Why We Say ‘MAYDAY’

For pilots, uttering the phrase “MAYDAY” means they’re in trouble—but have you ever wondered why?

MAYDAY and PAN-PAN—also used when we’re in trouble—are both derived from French phrases. [Credit: iStock]

May 1st, also known as May Day, has several connotations. In some cultures it is celebrated as the traditional beginning of spring marked by placing baskets of flowers on doorsteps. 

For pilots, uttering the phrase "MAYDAY" means they're in trouble—but have you ever wondered why?

MAYDAY and PAN-PAN—also used when we’re in trouble—are both derived from French phrases.

MAYDAY comes from the phrase “venez m'aider,” which translates roughly to "come help me." PAN-PAN comes from panne, which translates to a breakdown.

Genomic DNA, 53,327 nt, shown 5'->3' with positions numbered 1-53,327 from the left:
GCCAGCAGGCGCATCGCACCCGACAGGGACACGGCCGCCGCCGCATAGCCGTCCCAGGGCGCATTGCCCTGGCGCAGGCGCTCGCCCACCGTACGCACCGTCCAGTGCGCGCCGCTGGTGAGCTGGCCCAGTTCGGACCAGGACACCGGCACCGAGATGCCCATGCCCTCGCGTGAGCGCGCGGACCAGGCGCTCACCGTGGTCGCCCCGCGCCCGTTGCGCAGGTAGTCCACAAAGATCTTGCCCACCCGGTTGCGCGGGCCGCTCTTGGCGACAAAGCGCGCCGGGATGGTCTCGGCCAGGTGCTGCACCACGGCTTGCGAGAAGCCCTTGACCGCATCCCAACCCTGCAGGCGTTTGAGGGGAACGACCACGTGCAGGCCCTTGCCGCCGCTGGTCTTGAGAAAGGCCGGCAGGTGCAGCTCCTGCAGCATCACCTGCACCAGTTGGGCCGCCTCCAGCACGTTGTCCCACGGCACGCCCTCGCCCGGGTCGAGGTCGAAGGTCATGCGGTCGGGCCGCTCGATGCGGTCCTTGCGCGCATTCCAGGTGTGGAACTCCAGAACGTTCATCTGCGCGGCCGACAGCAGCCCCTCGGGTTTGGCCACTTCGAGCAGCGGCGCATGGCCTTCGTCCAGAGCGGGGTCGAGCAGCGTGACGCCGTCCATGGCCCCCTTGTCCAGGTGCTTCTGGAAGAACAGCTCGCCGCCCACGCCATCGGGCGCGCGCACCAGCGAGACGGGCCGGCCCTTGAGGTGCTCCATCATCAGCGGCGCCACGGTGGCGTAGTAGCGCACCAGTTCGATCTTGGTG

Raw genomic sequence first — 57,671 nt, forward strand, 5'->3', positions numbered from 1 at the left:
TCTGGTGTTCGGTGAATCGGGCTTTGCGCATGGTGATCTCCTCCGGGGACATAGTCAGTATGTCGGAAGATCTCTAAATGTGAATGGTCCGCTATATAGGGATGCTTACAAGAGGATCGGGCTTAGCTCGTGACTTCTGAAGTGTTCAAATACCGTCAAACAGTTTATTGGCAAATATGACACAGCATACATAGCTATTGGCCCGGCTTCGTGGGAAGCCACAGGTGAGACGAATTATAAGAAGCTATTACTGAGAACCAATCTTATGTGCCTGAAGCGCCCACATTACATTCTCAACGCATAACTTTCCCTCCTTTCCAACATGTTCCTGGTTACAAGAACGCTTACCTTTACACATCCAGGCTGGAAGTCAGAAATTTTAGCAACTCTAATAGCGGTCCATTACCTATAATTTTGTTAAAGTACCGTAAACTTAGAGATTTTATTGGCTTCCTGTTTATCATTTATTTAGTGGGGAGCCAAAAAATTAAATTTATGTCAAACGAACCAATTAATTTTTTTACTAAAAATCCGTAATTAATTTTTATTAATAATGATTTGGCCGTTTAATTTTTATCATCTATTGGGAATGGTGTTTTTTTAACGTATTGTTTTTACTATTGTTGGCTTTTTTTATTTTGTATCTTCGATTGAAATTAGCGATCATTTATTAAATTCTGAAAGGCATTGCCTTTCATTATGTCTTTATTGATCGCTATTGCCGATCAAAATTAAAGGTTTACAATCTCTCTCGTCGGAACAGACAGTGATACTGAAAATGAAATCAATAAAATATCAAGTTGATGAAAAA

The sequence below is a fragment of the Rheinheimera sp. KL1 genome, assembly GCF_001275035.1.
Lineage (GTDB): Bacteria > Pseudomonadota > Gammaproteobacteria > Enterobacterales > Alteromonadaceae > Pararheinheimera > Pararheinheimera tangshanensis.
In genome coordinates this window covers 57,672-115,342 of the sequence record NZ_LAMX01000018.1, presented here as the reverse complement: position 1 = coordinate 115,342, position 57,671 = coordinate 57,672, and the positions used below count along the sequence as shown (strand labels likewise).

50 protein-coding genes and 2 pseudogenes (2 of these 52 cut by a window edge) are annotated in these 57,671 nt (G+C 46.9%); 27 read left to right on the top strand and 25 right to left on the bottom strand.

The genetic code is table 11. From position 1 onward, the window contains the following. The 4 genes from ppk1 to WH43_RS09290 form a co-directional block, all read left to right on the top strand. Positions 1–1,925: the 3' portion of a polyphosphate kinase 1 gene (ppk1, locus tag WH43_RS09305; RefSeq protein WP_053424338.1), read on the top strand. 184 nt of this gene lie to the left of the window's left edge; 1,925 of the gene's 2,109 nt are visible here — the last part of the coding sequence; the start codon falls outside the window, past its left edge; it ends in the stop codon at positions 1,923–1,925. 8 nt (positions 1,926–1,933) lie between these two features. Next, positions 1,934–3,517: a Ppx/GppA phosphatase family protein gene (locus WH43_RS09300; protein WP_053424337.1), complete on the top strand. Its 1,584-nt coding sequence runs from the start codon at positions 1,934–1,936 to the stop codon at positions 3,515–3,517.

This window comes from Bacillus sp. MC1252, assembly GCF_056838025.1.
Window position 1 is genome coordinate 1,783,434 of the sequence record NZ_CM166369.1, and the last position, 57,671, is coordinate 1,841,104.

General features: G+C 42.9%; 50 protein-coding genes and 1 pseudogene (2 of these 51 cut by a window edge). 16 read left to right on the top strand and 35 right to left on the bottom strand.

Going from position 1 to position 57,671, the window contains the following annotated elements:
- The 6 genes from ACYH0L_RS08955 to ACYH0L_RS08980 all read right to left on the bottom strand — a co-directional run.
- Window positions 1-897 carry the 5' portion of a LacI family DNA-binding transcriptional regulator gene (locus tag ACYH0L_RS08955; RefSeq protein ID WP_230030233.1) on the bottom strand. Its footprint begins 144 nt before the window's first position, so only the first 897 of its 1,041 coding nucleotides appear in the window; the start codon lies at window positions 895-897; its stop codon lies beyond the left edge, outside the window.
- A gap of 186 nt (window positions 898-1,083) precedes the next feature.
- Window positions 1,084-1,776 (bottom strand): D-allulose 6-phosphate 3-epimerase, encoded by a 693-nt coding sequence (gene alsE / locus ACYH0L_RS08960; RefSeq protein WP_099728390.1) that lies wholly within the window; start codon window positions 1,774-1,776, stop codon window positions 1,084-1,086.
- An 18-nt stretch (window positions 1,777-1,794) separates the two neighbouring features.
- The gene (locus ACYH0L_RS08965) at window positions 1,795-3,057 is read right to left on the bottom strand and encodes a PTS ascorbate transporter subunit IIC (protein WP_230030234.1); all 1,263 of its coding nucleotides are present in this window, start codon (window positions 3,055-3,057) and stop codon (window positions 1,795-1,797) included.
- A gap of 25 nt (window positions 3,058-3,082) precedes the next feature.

Distress, Urgency Conditions

Per the FAA Pilot/Controller Glossary, an emergency can be either a distress or urgency condition.

  • For an urgency condition, the pilot should repeat "PAN-PAN" three times.
  • For an emergency, "MAYDAY" should be repeated three times.

The FAA defines distress as "a condition of being threatened by serious and/or imminent danger and of requiring immediate assistance.”

An urgent situation is "a condition of being concerned about safety and of requiring timely but not immediate assistance; a potential distress condition."

French Influence on Aviation

These phrases are just part of the French influence in aviation. The terms aileron, fuselage, and empennage are also French. Aileron, for example, means "little wing," fuselage is derived from fuseler, which means to shape like a spindle, and empennage means "feathering."

Meg Godlewski has been an aviation journalist for more than 24 years and a CFI for more than 20 years. If she is not flying or teaching aviation, she is writing about it. Meg is a founding member of the Pilot Proficiency Center at EAA AirVenture and excels at the application of simulation technology to flatten the learning curve. Follow Meg on Twitter @2Lewski.

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